The new Nixon, Part Two

In responding to Michael Gerson’s comparison of Rudy Giuliani to Richard Nixon, I basically accepted Gerson’s description of Nixon as “a talented man without an ideological compass,” but found this description largely inapplicable to Giuliani. My conservative cousin from New York, a longtime student of all things Nixon, views Nixon more charitably. He writes:

Nixon was not totally an opportunist. He strongly supported an internationalist foreign policies that actively opposed the Soviet Union. Early in his career his support for NATO put him at odds with the isolationist wing of the GOP. Later his opening to China resulted in criticisms from the Goldwater-Reagan wing of the party. Nixon also was a consistent and often lonely voice in support of Civil Rights for Afro-Americans in the Eisenhower Administration.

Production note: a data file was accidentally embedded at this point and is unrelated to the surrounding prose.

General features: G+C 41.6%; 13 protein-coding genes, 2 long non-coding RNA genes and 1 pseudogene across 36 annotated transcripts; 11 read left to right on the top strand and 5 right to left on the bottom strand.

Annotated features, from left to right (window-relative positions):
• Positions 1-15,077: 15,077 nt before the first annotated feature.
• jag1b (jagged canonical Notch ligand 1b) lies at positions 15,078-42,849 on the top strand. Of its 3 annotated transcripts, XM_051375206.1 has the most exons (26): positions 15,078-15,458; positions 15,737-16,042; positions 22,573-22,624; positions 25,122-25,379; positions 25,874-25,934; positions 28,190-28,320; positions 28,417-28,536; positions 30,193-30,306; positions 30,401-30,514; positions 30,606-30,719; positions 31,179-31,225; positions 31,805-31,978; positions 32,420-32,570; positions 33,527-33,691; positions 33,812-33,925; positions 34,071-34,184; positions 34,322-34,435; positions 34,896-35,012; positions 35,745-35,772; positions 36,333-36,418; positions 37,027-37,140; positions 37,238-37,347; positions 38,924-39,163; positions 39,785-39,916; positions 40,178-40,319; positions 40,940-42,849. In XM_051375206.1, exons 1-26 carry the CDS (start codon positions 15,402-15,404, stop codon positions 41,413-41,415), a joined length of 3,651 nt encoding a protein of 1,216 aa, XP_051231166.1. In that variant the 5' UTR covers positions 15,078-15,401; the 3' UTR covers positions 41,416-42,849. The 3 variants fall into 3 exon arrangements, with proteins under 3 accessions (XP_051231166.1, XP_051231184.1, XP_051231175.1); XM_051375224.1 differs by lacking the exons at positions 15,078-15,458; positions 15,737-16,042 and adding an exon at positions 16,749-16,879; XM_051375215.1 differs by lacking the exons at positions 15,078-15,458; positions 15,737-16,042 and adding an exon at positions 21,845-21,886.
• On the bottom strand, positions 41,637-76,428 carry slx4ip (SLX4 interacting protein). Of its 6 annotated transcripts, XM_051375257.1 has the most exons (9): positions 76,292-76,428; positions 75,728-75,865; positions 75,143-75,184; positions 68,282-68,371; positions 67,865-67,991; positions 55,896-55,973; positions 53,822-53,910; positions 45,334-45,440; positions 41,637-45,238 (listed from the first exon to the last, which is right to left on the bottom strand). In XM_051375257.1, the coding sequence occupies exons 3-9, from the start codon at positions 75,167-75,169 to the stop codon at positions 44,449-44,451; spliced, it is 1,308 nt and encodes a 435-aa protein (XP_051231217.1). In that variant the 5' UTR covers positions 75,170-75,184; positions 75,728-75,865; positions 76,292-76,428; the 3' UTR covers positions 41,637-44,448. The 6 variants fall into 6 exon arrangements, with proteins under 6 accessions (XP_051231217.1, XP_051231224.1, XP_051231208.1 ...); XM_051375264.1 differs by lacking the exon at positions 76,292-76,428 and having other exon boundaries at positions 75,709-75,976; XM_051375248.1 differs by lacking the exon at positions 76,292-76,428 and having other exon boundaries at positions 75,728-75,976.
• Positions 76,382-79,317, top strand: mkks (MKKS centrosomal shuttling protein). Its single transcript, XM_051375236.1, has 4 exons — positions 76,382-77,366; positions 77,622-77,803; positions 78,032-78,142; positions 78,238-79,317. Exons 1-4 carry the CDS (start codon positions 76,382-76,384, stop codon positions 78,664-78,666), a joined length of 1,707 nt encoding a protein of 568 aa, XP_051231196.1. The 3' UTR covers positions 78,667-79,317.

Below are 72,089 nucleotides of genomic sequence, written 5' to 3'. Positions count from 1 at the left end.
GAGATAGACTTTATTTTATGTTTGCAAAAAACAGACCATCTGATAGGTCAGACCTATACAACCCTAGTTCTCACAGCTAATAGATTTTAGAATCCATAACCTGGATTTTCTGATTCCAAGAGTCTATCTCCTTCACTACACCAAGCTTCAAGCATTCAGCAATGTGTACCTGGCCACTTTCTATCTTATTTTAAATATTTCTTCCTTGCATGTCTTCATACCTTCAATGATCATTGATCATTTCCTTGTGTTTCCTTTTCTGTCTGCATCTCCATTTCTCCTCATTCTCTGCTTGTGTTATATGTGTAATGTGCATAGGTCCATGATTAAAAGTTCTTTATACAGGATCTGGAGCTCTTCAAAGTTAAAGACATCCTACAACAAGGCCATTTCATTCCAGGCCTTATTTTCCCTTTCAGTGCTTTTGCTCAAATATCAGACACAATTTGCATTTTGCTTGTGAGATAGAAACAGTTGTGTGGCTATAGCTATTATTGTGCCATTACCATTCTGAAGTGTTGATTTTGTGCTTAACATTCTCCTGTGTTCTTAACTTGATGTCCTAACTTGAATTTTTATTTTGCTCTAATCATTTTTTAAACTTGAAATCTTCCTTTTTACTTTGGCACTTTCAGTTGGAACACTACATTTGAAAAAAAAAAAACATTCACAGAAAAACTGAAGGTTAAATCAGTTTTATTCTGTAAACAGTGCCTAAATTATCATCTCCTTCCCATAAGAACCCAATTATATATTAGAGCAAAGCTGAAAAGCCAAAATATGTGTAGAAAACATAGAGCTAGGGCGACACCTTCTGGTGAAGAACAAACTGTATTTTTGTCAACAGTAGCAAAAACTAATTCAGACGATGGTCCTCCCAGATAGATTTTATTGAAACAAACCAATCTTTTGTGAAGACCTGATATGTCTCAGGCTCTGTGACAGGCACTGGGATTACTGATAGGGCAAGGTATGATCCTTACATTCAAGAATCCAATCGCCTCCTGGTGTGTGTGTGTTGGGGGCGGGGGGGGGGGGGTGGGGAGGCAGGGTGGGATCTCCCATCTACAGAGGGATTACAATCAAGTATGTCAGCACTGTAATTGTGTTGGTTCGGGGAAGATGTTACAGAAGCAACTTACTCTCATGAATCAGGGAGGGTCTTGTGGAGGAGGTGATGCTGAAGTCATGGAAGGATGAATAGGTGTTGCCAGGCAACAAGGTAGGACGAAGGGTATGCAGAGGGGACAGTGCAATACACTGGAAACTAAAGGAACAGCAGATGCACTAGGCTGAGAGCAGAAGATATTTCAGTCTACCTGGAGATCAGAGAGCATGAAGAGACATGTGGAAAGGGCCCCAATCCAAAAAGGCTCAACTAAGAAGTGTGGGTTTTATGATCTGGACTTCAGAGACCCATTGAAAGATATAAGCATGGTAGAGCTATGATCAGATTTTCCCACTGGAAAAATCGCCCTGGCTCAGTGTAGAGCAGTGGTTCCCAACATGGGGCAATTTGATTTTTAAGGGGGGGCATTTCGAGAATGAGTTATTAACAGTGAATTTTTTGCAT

One view of Nixon that seems fairly persuasive holds that his opportunism on domestic issues (e.g., embracing wage-price controls) was the price he thought he had to pay to obtain and hold the whip hand on foreign policy, which is what he really cared about. I believe Nixon’s close associate Leonard Garment is of this view.
It can be argued, though, that the guiding principle of Nixon’s foreign policy was belief in own his talent coupled with his resistence to ideology, including the strident anti-Communist ideology he had been associated with. The matter becomes tricky because, to over-simplify, non-ideological opportunism on behalf of one’s own nation-state can be viewed as a legitimate guiding principle when it comes to foreign policy.


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